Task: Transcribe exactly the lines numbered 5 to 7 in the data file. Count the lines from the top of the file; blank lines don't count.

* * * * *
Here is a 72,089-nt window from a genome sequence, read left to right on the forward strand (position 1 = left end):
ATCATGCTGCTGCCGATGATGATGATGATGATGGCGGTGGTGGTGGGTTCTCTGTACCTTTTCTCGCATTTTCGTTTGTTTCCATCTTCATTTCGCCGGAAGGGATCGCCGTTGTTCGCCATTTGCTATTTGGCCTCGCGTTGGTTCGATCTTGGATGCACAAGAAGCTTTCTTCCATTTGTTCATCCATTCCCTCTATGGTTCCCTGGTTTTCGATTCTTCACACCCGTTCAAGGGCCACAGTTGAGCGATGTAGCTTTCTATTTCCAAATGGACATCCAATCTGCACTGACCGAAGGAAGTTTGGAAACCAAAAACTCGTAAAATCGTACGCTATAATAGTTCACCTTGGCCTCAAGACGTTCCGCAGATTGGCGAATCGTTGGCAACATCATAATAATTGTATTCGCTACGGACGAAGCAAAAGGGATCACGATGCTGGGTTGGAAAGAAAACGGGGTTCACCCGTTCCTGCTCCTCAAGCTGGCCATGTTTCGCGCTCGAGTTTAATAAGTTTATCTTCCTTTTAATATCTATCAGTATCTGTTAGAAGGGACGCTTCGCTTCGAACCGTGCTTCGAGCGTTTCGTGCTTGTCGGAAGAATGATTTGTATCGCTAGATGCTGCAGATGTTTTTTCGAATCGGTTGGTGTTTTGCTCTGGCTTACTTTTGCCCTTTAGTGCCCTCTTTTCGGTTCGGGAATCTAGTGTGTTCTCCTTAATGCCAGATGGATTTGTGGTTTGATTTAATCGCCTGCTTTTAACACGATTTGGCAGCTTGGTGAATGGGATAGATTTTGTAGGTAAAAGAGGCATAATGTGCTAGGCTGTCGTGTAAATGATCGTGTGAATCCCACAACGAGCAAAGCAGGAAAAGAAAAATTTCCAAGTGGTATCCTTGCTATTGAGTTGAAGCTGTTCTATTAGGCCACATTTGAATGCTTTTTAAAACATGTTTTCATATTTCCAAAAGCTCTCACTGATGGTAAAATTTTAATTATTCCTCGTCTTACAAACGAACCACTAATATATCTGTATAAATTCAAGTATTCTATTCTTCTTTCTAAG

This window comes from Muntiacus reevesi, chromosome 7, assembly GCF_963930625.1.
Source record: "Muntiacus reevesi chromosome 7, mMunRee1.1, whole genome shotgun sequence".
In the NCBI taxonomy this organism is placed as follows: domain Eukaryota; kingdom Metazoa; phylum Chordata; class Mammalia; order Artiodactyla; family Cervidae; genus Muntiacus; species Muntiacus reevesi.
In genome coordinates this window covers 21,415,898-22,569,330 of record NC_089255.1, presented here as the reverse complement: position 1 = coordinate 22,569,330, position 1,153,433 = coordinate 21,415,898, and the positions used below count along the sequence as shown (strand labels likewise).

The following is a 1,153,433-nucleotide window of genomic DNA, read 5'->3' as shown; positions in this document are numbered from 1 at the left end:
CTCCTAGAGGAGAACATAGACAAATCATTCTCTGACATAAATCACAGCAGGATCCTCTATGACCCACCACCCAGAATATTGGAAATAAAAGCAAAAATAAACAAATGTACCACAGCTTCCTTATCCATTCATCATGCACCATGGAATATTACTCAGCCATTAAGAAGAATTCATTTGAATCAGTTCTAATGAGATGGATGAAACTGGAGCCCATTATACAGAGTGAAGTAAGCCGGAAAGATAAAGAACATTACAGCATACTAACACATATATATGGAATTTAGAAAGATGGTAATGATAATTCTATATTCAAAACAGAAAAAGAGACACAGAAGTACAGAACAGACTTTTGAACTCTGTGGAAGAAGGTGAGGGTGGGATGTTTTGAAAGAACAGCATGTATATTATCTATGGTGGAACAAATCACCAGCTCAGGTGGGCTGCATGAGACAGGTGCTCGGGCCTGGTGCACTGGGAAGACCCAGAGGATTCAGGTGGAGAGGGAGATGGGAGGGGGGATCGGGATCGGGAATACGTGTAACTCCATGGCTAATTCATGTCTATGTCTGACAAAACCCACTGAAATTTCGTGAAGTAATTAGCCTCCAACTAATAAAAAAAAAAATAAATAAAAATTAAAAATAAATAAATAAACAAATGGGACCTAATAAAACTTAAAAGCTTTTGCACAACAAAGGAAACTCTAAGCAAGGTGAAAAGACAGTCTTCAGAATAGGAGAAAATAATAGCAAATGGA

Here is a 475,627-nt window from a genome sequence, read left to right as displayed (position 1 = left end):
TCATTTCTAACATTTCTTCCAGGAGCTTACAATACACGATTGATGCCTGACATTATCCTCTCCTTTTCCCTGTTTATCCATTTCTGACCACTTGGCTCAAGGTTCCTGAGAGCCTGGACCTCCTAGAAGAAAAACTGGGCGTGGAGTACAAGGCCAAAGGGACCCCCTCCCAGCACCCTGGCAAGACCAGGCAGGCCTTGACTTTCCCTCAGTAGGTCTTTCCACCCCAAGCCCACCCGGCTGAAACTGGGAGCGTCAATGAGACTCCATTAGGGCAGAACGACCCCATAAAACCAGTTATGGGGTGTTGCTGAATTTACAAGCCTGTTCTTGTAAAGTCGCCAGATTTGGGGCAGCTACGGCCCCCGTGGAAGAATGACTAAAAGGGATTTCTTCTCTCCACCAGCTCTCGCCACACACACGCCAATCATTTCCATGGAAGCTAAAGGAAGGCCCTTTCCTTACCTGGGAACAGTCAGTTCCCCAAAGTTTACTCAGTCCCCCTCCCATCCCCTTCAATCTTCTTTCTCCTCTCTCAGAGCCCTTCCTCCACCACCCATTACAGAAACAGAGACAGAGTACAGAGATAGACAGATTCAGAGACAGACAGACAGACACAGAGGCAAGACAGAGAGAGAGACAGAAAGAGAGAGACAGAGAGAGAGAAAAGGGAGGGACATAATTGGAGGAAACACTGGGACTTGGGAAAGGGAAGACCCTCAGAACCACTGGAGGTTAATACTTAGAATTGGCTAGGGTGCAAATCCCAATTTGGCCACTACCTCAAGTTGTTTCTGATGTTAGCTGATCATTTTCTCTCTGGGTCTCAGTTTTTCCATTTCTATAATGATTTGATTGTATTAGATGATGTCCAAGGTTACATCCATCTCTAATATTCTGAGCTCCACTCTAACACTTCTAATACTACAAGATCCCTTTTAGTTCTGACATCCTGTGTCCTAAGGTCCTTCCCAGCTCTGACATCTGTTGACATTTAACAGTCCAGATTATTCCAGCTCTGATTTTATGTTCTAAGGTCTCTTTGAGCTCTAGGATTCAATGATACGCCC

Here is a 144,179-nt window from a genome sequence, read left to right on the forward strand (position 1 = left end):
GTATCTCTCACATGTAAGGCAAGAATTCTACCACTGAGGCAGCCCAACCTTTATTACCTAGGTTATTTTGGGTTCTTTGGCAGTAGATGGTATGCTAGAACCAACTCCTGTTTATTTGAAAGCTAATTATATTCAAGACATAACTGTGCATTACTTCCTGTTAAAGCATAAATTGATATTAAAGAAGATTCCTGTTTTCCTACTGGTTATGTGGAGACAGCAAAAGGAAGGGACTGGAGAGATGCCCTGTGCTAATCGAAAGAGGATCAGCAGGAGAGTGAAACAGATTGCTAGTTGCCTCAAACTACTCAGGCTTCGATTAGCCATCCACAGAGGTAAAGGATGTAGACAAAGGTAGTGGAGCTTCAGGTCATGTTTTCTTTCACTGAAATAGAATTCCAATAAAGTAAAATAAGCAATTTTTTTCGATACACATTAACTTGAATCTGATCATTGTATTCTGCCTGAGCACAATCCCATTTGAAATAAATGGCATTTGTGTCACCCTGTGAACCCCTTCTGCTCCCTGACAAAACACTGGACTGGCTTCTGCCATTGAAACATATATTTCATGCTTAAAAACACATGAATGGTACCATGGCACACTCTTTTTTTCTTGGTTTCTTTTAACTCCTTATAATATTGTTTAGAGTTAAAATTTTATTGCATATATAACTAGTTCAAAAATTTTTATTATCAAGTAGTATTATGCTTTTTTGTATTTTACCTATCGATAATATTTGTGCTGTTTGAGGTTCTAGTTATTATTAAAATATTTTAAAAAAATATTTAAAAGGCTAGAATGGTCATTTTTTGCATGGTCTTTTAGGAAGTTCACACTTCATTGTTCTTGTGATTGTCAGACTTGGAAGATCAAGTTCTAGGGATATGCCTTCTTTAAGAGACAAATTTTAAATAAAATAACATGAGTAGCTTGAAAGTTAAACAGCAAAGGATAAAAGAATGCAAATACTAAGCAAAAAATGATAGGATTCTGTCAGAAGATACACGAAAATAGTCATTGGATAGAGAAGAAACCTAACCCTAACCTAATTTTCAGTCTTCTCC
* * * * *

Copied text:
In the NCBI taxonomy this organism is placed as follows: domain Eukaryota; kingdom Metazoa; phylum Chordata; class Mammalia; order Artiodactyla; family Cervidae; genus Muntiacus; species Muntiacus reevesi.
In genome coordinates this window covers 21,415,898-22,569,330 of record NC_089255.1, presented here as the reverse complement: position 1 = coordinate 22,569,330, position 1,153,433 = coordinate 21,415,898, and the positions used below count along the sequence as shown (strand labels likewise).

The following is a 1,153,433-nucleotide window of genomic DNA, read 5'->3' as shown; positions in this document are numbered from 1 at the left end: